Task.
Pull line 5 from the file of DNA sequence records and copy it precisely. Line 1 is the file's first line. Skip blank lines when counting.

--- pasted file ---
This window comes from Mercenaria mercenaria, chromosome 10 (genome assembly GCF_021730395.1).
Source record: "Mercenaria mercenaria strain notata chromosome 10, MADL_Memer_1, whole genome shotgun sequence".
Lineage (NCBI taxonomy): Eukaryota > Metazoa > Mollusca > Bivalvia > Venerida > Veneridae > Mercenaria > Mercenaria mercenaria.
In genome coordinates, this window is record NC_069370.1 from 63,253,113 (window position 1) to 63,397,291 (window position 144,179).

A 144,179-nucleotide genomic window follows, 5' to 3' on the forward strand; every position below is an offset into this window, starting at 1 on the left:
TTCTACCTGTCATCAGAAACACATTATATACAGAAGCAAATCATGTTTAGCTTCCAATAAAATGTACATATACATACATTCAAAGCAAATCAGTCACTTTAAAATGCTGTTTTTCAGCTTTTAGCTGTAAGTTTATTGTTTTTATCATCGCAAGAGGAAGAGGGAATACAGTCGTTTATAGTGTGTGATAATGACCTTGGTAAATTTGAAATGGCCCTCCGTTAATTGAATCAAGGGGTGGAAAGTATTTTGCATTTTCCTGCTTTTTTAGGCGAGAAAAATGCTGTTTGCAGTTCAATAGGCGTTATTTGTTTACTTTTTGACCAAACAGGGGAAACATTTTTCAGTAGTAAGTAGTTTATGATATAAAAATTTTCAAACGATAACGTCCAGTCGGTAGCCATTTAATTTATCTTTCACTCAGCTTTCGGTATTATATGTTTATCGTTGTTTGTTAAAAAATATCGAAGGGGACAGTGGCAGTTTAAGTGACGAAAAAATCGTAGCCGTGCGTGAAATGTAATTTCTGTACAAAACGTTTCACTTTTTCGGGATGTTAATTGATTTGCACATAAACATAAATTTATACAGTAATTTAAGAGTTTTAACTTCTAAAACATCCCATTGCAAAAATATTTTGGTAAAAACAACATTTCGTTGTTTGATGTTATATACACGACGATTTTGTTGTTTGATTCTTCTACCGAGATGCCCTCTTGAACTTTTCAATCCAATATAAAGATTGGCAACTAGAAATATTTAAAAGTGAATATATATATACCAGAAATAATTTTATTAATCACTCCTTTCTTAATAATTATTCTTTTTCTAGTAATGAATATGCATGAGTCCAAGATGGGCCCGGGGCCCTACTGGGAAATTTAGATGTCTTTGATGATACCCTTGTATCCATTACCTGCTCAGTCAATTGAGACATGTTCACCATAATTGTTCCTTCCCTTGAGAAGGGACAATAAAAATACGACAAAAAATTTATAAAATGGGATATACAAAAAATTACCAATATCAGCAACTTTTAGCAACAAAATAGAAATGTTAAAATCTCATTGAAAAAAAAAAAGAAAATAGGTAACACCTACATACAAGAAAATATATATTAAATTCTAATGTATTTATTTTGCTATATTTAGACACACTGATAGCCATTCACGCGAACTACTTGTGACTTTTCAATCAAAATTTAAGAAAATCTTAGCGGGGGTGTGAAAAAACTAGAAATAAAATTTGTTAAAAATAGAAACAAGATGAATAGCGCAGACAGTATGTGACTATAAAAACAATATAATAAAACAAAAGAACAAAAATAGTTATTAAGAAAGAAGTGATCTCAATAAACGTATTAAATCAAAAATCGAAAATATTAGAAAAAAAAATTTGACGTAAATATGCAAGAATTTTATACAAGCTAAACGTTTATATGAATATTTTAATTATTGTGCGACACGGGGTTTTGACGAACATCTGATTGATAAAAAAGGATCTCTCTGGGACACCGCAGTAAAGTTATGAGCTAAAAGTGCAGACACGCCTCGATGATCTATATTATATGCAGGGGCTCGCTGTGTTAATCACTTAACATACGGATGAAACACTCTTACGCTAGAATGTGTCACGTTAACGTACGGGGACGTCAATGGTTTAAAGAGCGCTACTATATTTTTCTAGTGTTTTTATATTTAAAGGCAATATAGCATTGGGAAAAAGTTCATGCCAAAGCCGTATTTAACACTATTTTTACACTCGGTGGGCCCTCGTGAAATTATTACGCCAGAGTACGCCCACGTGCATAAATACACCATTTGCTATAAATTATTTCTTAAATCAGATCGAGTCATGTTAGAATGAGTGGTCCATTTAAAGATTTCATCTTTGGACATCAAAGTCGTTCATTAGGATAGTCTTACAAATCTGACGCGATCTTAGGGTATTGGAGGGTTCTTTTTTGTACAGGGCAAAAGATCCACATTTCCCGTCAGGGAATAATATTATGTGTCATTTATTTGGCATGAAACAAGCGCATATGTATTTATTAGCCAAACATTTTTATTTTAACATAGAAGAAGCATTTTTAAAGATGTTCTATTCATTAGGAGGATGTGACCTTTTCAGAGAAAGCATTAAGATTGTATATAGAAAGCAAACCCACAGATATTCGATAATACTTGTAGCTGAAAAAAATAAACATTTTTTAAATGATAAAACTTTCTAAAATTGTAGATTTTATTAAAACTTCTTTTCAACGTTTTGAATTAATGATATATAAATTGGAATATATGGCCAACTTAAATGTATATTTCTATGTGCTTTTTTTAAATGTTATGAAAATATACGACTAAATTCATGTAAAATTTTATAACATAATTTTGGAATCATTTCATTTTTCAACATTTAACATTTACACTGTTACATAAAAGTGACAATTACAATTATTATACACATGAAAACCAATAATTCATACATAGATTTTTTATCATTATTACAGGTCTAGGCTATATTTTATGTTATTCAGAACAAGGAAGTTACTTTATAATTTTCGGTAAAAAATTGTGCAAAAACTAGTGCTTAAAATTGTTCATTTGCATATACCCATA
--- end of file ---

A 144,179-nucleotide genomic window follows, 5' to 3' on the forward strand; every position below is an offset into this window, starting at 1 on the left: